My fiancée and I waited too long to put money into our Lifetime ISAs (LISAs) and now we’re stuck waiting 12 months before we can use them, thanks to a little-known rule.
The two of us only recently realised the dream of home ownership was within our grasp, if we used schemes like the LISA to save carefully. We’d also been liberated from geographic tethers – my employer is happy for me to work from anywhere I can in future.
This means we can move to a more affordable area of the country than London, namely for our purposes Devon where her family lives. And with introduction of the new 95% mortgage guarantee, it seemed our homeownership goal was tantalisingly close.
Until I realised we’d made a huge mistake with our LISA: You can only access your money to buy a house 12 months after your initial deposit.
It seems like a really simple, stupid error in hindsight. But without being aware of the rule you just wouldn’t know! Here is how our mistake unfolded.
When you set up a LISA you typically have to fund it straight away with some cash to get started.
My fiancée and I tossed around the idea of buying a house for a while, but our 100% confirmed decision to move to Devon – which triggered our new house deposit saving habit – didn’t come until quite recently. We felt under no pressure to get the LISAs open so we could fill them.
Even once we did decide to open them to take advantage of the healthy 25% bonus, in my mind the only real deadline we were working towards was the end of the tax year, which would see our £4,000 limit reset.
So we left opening them till March this year. Having already squirreled away a fair bit of money in our own savings accounts, I figured we could just pile it all in to our LISAs before the end of the tax year before the annual £4,000 bonus reset.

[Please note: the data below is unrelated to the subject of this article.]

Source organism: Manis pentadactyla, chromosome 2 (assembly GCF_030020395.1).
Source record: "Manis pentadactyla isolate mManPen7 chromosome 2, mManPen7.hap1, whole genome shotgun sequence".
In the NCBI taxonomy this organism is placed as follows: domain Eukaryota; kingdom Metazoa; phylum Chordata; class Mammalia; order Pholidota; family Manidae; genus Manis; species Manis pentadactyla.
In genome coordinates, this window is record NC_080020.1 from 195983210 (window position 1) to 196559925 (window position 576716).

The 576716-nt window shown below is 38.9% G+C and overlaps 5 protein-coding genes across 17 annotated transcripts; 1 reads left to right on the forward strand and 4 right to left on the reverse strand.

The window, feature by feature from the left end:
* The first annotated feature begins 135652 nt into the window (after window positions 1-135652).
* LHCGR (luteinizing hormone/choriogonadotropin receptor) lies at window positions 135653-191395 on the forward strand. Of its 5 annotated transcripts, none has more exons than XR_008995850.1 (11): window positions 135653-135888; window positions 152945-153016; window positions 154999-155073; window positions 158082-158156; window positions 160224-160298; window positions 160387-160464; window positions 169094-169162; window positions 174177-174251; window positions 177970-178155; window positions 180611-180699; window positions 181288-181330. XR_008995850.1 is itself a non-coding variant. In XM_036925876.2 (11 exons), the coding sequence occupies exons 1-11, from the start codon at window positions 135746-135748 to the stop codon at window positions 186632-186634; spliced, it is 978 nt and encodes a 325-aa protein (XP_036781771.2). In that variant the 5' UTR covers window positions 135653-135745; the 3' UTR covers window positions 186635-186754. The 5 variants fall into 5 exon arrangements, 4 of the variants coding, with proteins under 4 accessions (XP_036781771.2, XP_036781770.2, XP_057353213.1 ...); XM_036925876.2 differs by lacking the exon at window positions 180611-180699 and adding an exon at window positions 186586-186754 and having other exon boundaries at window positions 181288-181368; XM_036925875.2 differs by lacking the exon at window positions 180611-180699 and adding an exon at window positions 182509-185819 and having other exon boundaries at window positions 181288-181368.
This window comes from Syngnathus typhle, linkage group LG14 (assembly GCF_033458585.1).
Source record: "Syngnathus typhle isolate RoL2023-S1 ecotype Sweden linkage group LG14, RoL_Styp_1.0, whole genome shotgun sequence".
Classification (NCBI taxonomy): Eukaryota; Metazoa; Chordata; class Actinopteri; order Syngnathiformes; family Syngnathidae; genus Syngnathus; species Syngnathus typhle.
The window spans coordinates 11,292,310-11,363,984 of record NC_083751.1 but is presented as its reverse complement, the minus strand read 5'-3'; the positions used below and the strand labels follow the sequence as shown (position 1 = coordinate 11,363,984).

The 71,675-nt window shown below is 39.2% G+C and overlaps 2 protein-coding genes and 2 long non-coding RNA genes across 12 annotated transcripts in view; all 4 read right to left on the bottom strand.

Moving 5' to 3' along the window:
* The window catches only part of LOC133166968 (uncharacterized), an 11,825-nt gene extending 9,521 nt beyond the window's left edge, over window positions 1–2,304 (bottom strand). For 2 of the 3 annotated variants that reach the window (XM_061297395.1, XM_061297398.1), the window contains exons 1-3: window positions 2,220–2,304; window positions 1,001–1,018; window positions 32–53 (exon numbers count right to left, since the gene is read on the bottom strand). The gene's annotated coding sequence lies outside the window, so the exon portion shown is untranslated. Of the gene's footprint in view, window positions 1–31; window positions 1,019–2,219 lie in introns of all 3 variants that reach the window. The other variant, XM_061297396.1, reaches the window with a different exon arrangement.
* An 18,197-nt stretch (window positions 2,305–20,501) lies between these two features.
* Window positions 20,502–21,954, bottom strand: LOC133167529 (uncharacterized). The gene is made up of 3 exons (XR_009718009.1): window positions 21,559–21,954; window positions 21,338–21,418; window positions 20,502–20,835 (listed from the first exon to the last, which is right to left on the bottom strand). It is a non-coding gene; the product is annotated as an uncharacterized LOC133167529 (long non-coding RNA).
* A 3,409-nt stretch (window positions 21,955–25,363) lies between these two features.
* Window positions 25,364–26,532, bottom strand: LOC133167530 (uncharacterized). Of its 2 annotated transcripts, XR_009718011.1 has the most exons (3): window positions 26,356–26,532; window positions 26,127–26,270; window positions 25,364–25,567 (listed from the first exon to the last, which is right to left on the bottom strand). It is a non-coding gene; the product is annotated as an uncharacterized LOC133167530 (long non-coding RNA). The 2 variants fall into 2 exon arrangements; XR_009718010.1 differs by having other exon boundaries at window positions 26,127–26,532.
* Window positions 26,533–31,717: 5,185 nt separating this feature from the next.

But, it was a huge mistake to not open the accounts and fund them straight away, as soon as we were sure we’d want to buy a house.
In the fine print of the LISA (all LISAs, not provider dependent) stipulate that you need to hold money in the account for at least 12 months before you can access it with the bonus and use it for your first home.
Otherwise, you’re forced to take the money out with a penalty that will leave you with less than you started.
In not depositing sooner, we hamstrung ourselves to waiting until March 2022 to buy our first home. It really felt like a punch in the stomach realising that.
If we had known about the rule before depositing our money, we may never have actually used the LISA. Especially considering the new 95% mortgage guarantee introduced by the government which has seen our property options increase despite the modesty of our current savings.
Push comes to shove we could have lived without the extra bonus thanks to the 95% guarantee, but now our money is locked away until next year, when the property market could conceivably have changed quite a lot.
Here is what I would suggest then. There is no minimum deposit on what you should put in your LISA. So even if you’re on the fence – or if you’re not sure when or if you’ll use it – just open a LISA and put £1 in it. If you never buy a home or use the account, you’ll be precisely £1 worse off.
If you do end up using it though, you will have cut the waiting time down on when you can access our deposit and potentially save money in what is a very fast-moving housing market.
And with the new 95% loan guarantee from the government, that could be sooner than you think.
Top tips for getting the most out of your LISA
- Put money in straight away! Don’t get caught out by the 12-month rule
- Unless you’re planning on saving for over five years, get a Cash LISA. A stocks and shares LISA could see you suffer a shortfall when you need the money if the markets are coincidentally down
- Maximise your savings if you can. You can get up to £1,000 bonus per year, but to achieve that you’ll have to contribute at least £333 per month.
- Don’t put all your house money in the LISA. You can only use these funds for the value of the house, so save extra cash for things like conveyancing and legal fees in a normal savings account instead. These costs vary, but can be anywhere up to £3,000-£4,000.